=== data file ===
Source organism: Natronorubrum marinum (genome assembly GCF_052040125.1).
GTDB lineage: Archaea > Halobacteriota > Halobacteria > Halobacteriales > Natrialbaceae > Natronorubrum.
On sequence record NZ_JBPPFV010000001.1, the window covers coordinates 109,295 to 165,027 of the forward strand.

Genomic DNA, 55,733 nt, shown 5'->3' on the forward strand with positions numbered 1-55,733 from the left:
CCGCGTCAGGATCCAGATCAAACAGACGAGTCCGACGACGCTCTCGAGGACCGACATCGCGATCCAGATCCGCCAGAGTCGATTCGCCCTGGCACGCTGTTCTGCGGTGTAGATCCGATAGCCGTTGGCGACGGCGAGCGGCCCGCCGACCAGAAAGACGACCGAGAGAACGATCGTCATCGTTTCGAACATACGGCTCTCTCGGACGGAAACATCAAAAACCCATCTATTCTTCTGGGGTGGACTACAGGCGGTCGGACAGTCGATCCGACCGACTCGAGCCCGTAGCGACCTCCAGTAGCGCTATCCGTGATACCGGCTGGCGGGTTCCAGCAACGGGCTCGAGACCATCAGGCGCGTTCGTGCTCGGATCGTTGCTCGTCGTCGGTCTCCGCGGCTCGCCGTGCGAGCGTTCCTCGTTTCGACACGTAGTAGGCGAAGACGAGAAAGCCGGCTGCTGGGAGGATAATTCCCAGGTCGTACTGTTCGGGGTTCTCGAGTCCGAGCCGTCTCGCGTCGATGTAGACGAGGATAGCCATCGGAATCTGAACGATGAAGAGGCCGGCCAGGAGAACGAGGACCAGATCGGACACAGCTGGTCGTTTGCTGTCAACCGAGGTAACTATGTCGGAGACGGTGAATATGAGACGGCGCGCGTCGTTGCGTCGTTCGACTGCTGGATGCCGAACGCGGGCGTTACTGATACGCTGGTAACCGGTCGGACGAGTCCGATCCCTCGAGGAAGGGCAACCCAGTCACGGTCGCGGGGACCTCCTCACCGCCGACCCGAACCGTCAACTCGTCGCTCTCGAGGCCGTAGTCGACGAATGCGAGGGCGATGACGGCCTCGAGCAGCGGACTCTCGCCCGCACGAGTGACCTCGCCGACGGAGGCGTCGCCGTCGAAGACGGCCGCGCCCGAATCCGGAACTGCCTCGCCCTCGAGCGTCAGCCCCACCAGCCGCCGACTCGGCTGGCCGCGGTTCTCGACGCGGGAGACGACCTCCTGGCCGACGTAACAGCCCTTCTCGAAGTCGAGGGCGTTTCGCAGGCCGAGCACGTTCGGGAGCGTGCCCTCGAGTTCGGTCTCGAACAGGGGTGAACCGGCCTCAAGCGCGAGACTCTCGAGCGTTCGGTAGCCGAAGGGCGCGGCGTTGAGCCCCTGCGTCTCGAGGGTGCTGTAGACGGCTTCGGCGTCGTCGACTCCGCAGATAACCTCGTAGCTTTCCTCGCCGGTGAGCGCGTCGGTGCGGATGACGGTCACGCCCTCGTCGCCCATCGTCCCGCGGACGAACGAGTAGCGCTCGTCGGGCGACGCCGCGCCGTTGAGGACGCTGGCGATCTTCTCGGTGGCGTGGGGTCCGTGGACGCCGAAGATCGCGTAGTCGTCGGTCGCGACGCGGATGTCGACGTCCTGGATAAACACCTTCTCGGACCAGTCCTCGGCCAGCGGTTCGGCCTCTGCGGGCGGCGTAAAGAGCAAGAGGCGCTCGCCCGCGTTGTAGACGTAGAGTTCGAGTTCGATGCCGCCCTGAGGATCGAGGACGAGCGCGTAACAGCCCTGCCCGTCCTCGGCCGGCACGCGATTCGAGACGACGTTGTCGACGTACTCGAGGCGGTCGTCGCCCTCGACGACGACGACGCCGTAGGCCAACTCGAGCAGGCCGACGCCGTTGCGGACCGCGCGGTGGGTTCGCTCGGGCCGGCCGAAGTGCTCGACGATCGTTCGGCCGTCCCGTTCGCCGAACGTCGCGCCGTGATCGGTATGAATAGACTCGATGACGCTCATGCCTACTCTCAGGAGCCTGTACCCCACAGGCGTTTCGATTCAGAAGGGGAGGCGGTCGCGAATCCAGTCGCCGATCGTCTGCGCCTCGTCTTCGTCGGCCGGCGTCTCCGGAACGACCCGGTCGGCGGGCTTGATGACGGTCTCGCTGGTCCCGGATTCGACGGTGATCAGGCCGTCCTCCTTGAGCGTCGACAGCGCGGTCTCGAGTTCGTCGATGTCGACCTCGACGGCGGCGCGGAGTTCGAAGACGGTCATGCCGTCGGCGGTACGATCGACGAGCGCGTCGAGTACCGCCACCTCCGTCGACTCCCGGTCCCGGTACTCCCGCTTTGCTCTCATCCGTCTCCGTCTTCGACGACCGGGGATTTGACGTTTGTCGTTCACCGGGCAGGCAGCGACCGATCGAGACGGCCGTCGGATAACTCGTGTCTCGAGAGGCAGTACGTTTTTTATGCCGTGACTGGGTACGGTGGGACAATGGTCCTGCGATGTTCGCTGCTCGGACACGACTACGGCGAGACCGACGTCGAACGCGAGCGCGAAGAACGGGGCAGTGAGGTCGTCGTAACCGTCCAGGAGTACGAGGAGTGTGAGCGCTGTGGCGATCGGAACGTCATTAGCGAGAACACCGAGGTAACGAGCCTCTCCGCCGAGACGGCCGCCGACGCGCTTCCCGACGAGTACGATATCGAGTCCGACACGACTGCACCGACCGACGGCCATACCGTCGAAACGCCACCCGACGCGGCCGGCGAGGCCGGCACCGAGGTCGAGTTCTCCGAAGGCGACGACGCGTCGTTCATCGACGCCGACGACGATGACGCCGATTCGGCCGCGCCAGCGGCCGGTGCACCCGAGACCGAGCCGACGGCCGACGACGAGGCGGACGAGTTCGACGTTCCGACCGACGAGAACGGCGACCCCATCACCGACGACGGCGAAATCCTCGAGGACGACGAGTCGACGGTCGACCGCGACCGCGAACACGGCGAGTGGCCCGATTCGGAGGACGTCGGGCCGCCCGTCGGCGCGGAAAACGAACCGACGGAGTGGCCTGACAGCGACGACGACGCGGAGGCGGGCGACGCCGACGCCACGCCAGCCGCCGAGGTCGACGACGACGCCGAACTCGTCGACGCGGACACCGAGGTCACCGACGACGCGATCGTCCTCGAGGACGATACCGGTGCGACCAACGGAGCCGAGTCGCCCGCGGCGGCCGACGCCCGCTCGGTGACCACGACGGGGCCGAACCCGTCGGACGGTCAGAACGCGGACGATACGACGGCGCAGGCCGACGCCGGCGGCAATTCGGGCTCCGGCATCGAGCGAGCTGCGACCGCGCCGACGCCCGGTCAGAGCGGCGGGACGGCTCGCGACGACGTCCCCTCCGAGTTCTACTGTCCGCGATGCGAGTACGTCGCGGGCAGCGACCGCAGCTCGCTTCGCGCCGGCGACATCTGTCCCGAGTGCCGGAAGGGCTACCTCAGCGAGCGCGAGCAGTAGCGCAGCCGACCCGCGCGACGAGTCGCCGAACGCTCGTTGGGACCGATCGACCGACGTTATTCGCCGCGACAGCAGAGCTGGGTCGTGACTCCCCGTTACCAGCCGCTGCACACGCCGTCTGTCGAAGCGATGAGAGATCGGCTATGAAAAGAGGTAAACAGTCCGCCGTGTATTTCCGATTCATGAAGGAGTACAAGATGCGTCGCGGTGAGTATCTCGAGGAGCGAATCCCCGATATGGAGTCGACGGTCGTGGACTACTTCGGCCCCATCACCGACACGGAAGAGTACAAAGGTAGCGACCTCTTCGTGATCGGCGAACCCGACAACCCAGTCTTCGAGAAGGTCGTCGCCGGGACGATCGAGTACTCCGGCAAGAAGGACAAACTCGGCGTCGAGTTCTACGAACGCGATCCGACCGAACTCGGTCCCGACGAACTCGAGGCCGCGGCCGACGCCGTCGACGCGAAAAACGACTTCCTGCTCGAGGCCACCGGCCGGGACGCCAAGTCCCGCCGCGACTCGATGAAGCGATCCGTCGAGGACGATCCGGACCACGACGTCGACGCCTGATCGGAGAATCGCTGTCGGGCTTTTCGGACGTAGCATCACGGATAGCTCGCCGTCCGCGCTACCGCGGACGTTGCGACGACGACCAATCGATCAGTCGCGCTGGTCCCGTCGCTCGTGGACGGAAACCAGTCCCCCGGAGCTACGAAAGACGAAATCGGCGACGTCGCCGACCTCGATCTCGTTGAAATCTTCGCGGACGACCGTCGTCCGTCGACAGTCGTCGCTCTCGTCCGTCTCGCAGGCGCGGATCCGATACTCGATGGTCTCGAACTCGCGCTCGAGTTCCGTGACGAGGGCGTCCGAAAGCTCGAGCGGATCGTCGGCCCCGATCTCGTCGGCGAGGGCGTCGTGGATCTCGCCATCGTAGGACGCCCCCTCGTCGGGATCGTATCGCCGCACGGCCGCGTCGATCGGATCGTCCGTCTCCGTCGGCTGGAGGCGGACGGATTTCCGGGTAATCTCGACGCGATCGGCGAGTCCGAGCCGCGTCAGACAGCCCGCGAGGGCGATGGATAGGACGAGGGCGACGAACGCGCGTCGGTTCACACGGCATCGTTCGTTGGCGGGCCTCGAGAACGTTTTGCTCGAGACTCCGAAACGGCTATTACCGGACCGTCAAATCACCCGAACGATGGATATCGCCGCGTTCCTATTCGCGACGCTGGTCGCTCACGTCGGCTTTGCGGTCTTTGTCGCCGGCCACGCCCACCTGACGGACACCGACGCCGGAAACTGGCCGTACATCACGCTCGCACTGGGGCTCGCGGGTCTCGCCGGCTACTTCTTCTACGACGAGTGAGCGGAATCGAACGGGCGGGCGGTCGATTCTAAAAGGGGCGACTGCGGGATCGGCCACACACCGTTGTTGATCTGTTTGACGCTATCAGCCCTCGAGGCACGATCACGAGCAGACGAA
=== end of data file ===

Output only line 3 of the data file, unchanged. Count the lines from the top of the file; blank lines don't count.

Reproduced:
On sequence record NZ_JBPPFV010000001.1, the window covers coordinates 109,295 to 165,027 of the forward strand.